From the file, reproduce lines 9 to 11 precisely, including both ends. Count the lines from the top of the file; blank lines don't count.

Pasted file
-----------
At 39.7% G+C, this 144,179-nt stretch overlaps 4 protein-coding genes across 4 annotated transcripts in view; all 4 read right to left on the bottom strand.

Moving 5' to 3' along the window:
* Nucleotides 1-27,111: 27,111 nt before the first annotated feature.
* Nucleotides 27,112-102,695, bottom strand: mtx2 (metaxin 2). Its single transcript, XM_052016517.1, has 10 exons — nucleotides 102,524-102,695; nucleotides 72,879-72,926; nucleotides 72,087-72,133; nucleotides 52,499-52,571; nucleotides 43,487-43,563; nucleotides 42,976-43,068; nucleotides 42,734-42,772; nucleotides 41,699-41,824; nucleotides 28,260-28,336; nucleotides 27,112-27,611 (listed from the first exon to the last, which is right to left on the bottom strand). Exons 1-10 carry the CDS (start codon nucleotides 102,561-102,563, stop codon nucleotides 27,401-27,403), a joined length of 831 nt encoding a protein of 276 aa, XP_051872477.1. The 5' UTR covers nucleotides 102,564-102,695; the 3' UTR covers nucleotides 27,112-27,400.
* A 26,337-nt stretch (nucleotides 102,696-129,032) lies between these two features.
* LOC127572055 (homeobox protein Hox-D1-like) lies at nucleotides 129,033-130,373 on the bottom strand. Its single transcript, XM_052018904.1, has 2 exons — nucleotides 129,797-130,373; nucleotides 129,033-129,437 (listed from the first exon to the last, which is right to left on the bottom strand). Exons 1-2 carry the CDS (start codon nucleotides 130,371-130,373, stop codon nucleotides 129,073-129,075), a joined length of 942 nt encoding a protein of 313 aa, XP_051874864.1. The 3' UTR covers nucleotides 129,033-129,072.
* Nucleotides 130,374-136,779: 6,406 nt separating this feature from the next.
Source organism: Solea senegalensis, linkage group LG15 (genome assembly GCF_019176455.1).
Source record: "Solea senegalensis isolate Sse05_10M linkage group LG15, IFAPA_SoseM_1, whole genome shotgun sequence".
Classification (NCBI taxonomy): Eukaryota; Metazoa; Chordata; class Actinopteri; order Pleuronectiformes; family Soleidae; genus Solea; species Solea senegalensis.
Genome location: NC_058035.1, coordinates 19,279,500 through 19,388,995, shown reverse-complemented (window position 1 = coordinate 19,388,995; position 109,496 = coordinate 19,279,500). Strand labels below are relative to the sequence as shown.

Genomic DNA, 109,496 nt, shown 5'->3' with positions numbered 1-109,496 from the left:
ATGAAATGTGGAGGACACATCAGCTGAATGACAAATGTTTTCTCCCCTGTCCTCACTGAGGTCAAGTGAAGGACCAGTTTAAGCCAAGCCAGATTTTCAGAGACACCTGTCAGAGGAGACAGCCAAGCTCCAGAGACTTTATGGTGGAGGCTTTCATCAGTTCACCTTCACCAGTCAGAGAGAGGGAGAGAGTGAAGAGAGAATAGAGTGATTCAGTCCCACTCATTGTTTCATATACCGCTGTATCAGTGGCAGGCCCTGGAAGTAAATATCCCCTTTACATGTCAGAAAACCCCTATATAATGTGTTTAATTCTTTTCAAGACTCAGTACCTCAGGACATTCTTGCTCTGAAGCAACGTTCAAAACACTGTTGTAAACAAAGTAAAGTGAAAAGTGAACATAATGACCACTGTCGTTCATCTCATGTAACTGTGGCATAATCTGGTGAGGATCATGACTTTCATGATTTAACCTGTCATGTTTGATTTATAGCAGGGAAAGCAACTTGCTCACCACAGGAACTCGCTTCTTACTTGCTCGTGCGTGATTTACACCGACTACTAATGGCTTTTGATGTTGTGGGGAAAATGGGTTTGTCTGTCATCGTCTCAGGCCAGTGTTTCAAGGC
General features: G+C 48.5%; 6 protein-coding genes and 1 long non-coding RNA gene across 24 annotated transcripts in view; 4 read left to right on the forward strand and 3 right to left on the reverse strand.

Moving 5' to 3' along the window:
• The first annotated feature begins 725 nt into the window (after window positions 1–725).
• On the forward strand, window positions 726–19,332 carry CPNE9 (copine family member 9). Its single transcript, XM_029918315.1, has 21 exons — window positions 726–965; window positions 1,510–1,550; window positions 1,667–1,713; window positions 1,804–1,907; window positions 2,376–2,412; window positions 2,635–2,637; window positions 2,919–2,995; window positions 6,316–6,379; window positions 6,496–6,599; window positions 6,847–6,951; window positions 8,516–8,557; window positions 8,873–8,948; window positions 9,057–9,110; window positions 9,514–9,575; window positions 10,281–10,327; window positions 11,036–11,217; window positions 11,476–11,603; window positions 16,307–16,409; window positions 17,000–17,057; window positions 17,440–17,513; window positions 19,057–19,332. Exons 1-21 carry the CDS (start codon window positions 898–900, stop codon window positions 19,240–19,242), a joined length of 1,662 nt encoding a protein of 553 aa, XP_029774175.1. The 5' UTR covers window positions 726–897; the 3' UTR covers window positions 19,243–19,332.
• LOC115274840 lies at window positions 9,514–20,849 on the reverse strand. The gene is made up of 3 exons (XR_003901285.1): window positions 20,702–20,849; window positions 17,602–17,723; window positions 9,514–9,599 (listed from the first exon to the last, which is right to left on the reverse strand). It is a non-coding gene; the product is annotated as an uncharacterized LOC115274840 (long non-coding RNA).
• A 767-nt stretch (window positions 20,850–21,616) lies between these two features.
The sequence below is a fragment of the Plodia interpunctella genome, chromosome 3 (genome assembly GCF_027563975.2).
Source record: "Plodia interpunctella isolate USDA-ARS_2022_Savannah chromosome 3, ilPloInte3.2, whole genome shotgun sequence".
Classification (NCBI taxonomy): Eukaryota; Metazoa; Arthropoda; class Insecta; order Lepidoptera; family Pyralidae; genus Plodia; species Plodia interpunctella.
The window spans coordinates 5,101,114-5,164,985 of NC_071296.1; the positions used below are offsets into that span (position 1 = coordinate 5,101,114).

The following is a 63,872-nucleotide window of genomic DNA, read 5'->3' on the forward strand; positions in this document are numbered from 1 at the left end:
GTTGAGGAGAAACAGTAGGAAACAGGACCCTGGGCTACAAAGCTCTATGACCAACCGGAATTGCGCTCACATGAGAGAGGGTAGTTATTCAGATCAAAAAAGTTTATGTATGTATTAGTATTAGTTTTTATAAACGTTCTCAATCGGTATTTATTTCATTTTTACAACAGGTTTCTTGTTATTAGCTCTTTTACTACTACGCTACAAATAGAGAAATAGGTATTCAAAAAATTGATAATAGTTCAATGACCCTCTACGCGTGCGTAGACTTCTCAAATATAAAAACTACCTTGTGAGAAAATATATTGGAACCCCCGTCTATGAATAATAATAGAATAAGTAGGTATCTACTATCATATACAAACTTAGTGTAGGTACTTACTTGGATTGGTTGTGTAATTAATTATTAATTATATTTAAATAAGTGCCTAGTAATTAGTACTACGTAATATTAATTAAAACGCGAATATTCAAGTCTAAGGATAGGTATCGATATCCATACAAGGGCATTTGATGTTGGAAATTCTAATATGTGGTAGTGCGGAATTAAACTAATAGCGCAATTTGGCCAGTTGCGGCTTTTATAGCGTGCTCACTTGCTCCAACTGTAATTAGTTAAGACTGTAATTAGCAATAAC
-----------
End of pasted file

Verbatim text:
Source record: "Solea senegalensis isolate Sse05_10M linkage group LG15, IFAPA_SoseM_1, whole genome shotgun sequence".
Classification (NCBI taxonomy): Eukaryota; Metazoa; Chordata; class Actinopteri; order Pleuronectiformes; family Soleidae; genus Solea; species Solea senegalensis.
Genome location: NC_058035.1, coordinates 19,279,500 through 19,388,995, shown reverse-complemented (window position 1 = coordinate 19,388,995; position 109,496 = coordinate 19,279,500). Strand labels below are relative to the sequence as shown.